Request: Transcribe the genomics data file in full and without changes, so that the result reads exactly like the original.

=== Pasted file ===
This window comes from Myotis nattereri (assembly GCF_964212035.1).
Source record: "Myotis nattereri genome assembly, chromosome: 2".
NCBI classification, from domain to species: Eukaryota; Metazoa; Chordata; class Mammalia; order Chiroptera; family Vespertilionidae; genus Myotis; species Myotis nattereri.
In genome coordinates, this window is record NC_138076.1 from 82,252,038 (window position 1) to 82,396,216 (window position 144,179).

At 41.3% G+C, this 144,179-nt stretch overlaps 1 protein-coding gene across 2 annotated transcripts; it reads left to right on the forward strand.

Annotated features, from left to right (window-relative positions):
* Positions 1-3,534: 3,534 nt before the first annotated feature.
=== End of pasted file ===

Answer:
This window comes from Myotis nattereri (assembly GCF_964212035.1).
Source record: "Myotis nattereri genome assembly, chromosome: 2".
NCBI classification, from domain to species: Eukaryota; Metazoa; Chordata; class Mammalia; order Chiroptera; family Vespertilionidae; genus Myotis; species Myotis nattereri.
In genome coordinates, this window is record NC_138076.1 from 82,252,038 (window position 1) to 82,396,216 (window position 144,179).

At 41.3% G+C, this 144,179-nt stretch overlaps 1 protein-coding gene across 2 annotated transcripts; it reads left to right on the forward strand.

Annotated features, from left to right (window-relative positions):
* Positions 1-3,534: 3,534 nt before the first annotated feature.